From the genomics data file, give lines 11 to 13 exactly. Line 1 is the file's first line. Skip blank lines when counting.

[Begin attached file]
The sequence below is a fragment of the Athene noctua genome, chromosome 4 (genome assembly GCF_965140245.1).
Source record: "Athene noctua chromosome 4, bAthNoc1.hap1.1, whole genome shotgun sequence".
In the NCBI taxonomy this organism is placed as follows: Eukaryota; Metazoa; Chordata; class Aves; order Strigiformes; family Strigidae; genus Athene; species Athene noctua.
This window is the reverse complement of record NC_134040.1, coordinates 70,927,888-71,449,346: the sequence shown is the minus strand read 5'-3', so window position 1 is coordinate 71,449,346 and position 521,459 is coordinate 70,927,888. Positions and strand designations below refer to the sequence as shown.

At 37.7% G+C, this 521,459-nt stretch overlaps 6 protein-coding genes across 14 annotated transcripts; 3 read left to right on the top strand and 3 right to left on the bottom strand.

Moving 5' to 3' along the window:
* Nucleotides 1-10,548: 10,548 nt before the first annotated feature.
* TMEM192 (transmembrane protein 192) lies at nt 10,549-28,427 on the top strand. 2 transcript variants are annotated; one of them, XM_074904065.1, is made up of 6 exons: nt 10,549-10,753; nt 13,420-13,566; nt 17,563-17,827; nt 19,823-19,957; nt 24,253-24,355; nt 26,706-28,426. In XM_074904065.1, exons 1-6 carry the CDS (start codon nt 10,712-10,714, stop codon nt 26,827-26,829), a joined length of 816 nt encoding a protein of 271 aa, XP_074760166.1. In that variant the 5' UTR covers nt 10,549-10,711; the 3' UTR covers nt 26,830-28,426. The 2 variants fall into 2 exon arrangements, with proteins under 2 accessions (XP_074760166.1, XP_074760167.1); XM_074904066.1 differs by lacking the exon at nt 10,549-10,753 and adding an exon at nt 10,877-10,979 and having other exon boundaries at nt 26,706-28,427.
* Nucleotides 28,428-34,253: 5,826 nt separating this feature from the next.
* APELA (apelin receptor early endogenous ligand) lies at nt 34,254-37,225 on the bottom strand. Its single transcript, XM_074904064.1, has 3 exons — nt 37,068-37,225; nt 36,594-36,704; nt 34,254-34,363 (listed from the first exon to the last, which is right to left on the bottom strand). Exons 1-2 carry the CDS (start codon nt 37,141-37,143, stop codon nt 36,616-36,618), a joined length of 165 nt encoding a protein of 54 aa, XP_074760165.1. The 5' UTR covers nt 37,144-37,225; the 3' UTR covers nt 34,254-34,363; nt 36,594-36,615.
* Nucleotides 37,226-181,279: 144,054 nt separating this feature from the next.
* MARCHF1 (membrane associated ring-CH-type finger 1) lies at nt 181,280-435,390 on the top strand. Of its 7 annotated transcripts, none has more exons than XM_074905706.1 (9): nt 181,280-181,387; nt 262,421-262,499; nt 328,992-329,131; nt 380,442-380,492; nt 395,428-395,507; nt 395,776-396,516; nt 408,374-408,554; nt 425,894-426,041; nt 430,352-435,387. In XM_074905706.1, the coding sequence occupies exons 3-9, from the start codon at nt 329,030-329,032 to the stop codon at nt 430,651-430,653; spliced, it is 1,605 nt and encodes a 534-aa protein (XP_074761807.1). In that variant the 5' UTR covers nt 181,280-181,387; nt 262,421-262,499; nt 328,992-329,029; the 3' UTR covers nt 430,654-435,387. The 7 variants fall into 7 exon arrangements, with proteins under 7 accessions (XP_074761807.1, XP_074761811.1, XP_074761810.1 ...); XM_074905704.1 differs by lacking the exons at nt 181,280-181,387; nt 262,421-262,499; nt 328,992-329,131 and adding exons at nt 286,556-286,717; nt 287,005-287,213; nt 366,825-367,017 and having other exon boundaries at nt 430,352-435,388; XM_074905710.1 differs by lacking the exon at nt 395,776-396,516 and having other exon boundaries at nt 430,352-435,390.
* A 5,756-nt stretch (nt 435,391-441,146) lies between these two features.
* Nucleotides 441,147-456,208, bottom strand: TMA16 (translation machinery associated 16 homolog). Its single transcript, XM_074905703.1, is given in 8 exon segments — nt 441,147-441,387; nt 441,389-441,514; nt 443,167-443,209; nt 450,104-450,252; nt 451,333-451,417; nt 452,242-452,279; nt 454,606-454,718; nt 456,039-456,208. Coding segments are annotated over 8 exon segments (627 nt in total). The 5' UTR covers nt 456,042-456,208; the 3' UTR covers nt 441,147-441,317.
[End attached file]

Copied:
* Nucleotides 37,226-181,279: 144,054 nt separating this feature from the next.
* MARCHF1 (membrane associated ring-CH-type finger 1) lies at nt 181,280-435,390 on the top strand. Of its 7 annotated transcripts, none has more exons than XM_074905706.1 (9): nt 181,280-181,387; nt 262,421-262,499; nt 328,992-329,131; nt 380,442-380,492; nt 395,428-395,507; nt 395,776-396,516; nt 408,374-408,554; nt 425,894-426,041; nt 430,352-435,387. In XM_074905706.1, the coding sequence occupies exons 3-9, from the start codon at nt 329,030-329,032 to the stop codon at nt 430,651-430,653; spliced, it is 1,605 nt and encodes a 534-aa protein (XP_074761807.1). In that variant the 5' UTR covers nt 181,280-181,387; nt 262,421-262,499; nt 328,992-329,029; the 3' UTR covers nt 430,654-435,387. The 7 variants fall into 7 exon arrangements, with proteins under 7 accessions (XP_074761807.1, XP_074761811.1, XP_074761810.1 ...); XM_074905704.1 differs by lacking the exons at nt 181,280-181,387; nt 262,421-262,499; nt 328,992-329,131 and adding exons at nt 286,556-286,717; nt 287,005-287,213; nt 366,825-367,017 and having other exon boundaries at nt 430,352-435,388; XM_074905710.1 differs by lacking the exon at nt 395,776-396,516 and having other exon boundaries at nt 430,352-435,390.
* A 5,756-nt stretch (nt 435,391-441,146) lies between these two features.